Anna Denton-Jones, Refreshing Law
31 May 2017
A redundancy situation can exist where business, or part of it, is shut down completely, shut down at a specific location (even if moving to a new location) or the requirement for employees to do work of a particular kind has reduced or come to an end.
There are numerous legal claims employees might bring in relation to redundancy, which is why it is important to plan all redundancy exercises carefully.
There is a duty to consider if there are alternative measures to redundancies that could be implemented.
If you propose to dismiss between 20 and 99 employees within 90 days or less, the obligation to notify the Department of Business Innovation and Skills on Form HR1 is triggered. Whether this has to be done 30 days or 45 days before dismissals take effect will depend on how many employees are involved.
Employers are required by legislation to inform and consult with 'appropriate representatives' of any employees who may be affected, where it is proposed to dismiss at least 20 employees at any 'one establishment' within a period of 90 days or less.
Where fewer than 20 redundancies are proposed, you are not required by statute to consult collectively, but it is worth considering doing this to assist in showing a fair procedure has been followed for the purposes of the unfair dismissal regime.
'Appropriate representatives' are either recognised trade union representatives (where a union is recognised) or representatives elected by the potentially affected employees in an election.
There are minimum periods for collective consultation. When it is proposed to make between 20 and 99 redundancies consultation must begin at least 30 days before notice of dismissal is given. Where 100 or more employees are affected this is increased to 45 days.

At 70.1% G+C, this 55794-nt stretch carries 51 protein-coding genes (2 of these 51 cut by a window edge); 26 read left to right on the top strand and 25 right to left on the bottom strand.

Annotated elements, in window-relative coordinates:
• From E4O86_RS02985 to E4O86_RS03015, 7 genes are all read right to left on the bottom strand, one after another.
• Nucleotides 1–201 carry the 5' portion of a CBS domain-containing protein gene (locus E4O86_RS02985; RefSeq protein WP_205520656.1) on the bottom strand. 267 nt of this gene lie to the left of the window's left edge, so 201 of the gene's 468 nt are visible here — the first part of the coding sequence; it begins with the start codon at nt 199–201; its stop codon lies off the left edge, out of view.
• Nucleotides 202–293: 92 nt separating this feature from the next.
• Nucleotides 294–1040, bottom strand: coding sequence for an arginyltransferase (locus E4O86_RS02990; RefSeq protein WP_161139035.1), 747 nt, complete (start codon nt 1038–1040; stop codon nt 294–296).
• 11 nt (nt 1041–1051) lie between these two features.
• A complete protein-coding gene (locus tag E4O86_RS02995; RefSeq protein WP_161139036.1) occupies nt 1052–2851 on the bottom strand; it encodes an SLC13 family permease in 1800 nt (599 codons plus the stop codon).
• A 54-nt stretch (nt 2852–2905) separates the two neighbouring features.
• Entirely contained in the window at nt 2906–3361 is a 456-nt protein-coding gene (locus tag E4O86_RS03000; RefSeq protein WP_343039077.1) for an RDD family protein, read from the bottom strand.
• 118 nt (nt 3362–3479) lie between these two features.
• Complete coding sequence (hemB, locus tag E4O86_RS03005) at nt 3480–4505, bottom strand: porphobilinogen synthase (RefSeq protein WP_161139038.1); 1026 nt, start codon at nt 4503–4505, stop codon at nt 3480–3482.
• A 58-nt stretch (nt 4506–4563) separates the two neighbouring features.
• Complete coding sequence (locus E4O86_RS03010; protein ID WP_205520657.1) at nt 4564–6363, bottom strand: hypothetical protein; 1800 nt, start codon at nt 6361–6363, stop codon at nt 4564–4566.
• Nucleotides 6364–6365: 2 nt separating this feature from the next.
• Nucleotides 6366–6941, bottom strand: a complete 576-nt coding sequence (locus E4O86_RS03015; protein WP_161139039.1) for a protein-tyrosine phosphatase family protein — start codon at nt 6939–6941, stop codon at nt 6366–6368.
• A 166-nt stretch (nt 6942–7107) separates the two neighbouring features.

The consultation clock doesn't start ticking until certain information has been given to the appropriate representatives in writing.
Consultation needs to take place when the plans are at a sufficiently formative stage that the employees can influence the process. It should include discussions about ways to avoid dismissals; ways to reduce the number of employees being dismissed; and ways to mitigate the consequences of dismissal on the affected employees.
Avoid telling any employees they are 'safe' unless their category of employee is completely unaffected.
You will need to define the method of selection, unit for selection and selection criteria you intend to use. You have considerable freedom to frame the redundancy process in the manner which works for you provided that it falls within the 'range of reasonable responses of an employer'' and you can justify why you have chosen a particular methodology.
Individual consultation should take place in all cases.
Avoid issuing notice of dismissal before both the collective and individual consultation periods have closed. All redundant employees will need to be given appropriate contractual or statutory notice to bring their contract of employment to an end.
Throughout the redundancy process, and during any period employees at risk of redundancy are working out their notice, an employer has a duty to consider alternative employment opportunities for them.
Once notice has been issued, the employee has the right to reasonable paid time off to look for work or undertake training.
All selected employees have the right of appeal against selection.
Any employee with two years' service at the date of termination of their employment by reason of redundancy will be entitled to a statutory redundancy payment. This is calculated with reference to their length of service, age and weekly pay, in line with a statutory formula.
Employers often make payments in excess of the statutory redundancy pay scheme. These enhanced schemes may be contractual or become contractual as a matter of custom and practice.
Redundancy payments are tax free up to £30,000.
Draft regulations capping public sector exit payments at £95,000 were published in November 2015 but have not yet come into force.
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